Web 2.0: Take 2.0

The following are the gist of remarks made to a colleague on Web 2.0. In these remarks I try to get at the cause for Web 2.0 and the delay in its naturally happening:

I really enjoyed your editorial on Web 2. I am always a bit leery when some parties creating a new conference are able to arbitrate what is is the new meme or concept – there is often tendency to do some self-interested shaping. But also I know if anybody should get a dispensation it is Tim OReilly. But the pragmatics of the situation is that a lot of developers have been doing Web 2.0 type things for the past 3-4 years – RIA vendors like Lazslo, Nexaweb, Droplets, General Interface, Isomorphics, and of course Macromedia with Flash immediately come to mind. But the BI vendors are doing amazing things on the Web desktop and through portals while the IM/Messaging/Smart connected are bursting all over the gaming, mobiles, and embedded scene with Web-Me-2s. See my coverage here for many of these trends.

But a legitimate question to ask is why, given all of these vendors working on Web 2.0 caliber software for at least 3-6 years, has not Web 2.0 flourished at least 1-2 years earlier ? A big part of the reason was the excesses of Web 1 VC investments – throwing money at any outlandish idea til the bubble burst in 2000. However let me take a stab a stab at some other, more technical but also important gatekeeper reasons for Web 2.0 being log-jammed.

The unlogjamming of the Web allowing the transition to Web 2 has been due to three often neglected factors:
1)the emergence of Mozilla, Safari, Opera and others as viable browser alternatives to the tune of 20-25% market share(what I see on my websites which take a little over 1 million hits per month)and growing. This along with Google, Yahoo/Flickr, and others use of innovative, fast DHTML/Ajax, these two key factors have helped to end The Great Constipatio … uhh Consternation on the Web.

The Great Consternation

The Great Consternation has been Microsofts refusal for the past 5 years to allow any updates to IE including completion of promised W3C standards while promising technologies such as XFORMs, SVG, XUL, JPEG2000, XML Namespaces, CSS 2.1 and 3, JavaScript E4X and 2.0, XPath 2 and many others have been neglected or shunted aside for the Microsoft defacto replacements: SVG, XUL -> XAML; XPath 2, XSLT -> MS XQuery and LINQ; Java, JavaScript -> JScript, C#, VB.NET. But loss of 90%++ market share and the emergence of Yahoo and Google as fast rising desktop service powers has forced Microsoft to change its game plan drastically. The protected Gate-d computing community, the Gates of Windows Vista, has now to compete a lot sooner in providing Web Services and broader Web connectivity than anticipated – and so now we see a new IE browser that is more standards cognizant and the new Quartz Web Designer which promises (in their own words):“to create accessible, standards-conformant Web sites by default or configure flexible schema settings to support all combinations of HTML, XHTML, and CSS standards as well as browser schemas. Use built-in compatibility and accessibility checkers to ensure your sites will render in any browser.” Amazing about face.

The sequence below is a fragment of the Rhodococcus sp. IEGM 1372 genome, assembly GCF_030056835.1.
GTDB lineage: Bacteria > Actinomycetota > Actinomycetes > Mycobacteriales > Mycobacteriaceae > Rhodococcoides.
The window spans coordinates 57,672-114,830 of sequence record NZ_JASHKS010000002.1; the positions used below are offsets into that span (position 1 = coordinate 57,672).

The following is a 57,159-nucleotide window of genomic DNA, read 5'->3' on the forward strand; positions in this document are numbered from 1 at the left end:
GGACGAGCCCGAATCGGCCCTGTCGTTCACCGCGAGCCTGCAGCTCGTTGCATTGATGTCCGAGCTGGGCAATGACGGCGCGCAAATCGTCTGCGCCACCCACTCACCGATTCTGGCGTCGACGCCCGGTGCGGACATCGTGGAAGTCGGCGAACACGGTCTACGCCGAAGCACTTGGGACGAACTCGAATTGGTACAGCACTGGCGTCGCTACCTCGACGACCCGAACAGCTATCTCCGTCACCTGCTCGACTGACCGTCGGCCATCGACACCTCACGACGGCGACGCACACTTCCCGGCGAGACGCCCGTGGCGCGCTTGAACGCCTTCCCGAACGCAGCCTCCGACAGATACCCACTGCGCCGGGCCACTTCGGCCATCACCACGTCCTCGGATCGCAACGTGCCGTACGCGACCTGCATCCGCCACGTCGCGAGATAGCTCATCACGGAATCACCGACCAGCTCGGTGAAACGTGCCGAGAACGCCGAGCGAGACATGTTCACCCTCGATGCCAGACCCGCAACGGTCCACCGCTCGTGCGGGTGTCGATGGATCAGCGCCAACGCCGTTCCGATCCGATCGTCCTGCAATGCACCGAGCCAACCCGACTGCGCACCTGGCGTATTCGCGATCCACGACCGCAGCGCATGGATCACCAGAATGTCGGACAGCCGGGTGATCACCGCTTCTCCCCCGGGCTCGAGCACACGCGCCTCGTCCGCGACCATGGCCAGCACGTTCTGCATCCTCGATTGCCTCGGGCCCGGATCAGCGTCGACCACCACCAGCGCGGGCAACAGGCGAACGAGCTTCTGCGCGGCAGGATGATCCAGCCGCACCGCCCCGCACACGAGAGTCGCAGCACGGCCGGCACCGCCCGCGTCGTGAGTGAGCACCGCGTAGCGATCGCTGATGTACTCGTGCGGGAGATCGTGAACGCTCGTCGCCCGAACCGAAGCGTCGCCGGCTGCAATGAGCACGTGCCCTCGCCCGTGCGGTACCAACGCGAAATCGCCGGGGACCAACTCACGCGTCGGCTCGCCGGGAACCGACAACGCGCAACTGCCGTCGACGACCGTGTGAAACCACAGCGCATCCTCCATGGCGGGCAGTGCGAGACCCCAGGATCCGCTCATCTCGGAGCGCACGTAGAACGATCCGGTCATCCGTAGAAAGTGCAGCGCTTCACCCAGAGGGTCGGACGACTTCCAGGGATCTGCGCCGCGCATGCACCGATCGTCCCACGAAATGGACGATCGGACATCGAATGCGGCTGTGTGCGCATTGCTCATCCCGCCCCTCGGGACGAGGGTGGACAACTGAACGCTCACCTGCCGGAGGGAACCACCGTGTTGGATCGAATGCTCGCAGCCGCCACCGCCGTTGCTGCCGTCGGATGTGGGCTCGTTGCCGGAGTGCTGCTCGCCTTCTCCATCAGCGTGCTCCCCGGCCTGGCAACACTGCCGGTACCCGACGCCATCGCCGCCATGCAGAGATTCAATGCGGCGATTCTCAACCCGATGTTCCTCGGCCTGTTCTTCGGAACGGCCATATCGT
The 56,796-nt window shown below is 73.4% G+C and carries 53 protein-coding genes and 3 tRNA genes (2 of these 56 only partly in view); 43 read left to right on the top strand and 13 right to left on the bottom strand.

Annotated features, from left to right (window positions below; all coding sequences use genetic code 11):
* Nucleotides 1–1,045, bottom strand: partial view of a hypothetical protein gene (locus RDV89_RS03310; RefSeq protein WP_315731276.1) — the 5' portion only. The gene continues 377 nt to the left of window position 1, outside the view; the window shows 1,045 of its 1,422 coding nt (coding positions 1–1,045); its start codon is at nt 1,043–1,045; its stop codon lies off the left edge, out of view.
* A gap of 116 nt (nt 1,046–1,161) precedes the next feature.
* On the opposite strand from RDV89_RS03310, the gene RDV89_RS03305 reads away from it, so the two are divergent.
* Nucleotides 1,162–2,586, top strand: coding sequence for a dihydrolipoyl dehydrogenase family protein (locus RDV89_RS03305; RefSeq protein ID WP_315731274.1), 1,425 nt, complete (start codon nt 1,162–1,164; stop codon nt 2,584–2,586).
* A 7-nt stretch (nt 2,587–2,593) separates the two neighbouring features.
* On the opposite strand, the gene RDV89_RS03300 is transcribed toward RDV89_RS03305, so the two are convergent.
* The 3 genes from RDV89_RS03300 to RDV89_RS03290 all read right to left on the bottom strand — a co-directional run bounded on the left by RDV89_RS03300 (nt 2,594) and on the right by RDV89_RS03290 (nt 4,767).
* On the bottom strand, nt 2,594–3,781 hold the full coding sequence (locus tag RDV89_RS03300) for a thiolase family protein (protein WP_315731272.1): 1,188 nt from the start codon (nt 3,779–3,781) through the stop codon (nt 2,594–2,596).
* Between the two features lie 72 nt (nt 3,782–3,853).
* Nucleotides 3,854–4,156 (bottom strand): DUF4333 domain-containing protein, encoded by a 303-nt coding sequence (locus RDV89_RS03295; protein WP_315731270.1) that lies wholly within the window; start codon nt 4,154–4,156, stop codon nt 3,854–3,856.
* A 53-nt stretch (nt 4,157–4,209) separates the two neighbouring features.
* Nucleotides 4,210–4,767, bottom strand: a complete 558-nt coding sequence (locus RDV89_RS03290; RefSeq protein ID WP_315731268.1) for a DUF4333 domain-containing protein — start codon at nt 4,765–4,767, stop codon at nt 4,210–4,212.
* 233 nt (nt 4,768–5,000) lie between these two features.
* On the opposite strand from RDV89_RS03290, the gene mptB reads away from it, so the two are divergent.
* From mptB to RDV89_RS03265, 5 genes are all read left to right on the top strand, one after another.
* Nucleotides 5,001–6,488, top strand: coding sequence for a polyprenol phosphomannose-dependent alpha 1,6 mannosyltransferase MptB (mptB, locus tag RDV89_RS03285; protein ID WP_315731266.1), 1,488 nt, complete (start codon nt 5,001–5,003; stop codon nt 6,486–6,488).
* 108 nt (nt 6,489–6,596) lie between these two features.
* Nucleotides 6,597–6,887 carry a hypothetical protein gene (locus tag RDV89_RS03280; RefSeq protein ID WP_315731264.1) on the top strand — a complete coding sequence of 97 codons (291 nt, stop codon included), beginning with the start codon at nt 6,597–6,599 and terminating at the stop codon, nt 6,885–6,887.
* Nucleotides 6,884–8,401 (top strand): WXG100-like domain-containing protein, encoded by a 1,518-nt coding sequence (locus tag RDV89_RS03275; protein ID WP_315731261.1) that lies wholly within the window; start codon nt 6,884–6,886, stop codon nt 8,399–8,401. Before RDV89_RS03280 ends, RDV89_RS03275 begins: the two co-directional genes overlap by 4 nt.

2)The next factor is the emergence of the Server as the Presentation layer delivery agent of 1st choice for various flavors of UIs on a wide range of devices. Cognos BI servers deliver not just highly formatted and interactive reports over the Web but also Web-based designers that create those reports. SAP delivers inventory interaction and data entry forms from servers that decide the final look and feel of those forms based on what device they are talking to. In the delivery of the presentation layer services, the server is fast evolving as the final authority, even in offline operations(last UI update came from the server, the first priority is to get back online and communicate/replicate gathered results).

3)While the Grand architects of SOA and Web Services plan … plot… plod along, data-safe Web Services are exploding in usage on the Web. By data-safe,we mean apps are using Web Services that do not require critical/privacy sensitive data but rather are primarily read-safe transactions. The Service requester has carefully engineered transparency and innocuousness such that the info being passed to the Web Service, even if it might be stored, aggregated, and even passed on to third parties- will pose no problems to the requester. The data is relatively benign, discrete, and/or shielded such that its interception or behind closed portals extra use is of minor significance. I dont care if Google or Amazon are aggregating the nature of my websites request for information. But I do care how much it costs (free or a pittance preferred) and how quick and reliably it is delivered. I can and do disguise the requests for stock quotes from Bloomberg. And if the government wants to track my clients weather and crop information requests – more power to the DOA guys and gals. But even use of data-safe Web Services is exploding in richness as players on both sides of the “envelope” find different ways to monetize the service requested and rendered.

So despite the efforts of the Worlds largest software firm – and even many of the also rans – to shape the Web and delivery of Web Services to their advantage, the Web Too has its own consistencies and rationales. Web users tend to drive Web systems to free, and if not free, fair and equitable in their costings. Its like arbitrage in financial markets, overtime the making of the markets drives towards long term risk/return profiles. In the case of the Web, long term adoption of systems and technologies is tempered and shaped into systems not only expected to be reliable and trusted/secure but also fair and equitable in their distribution of costs and rewards.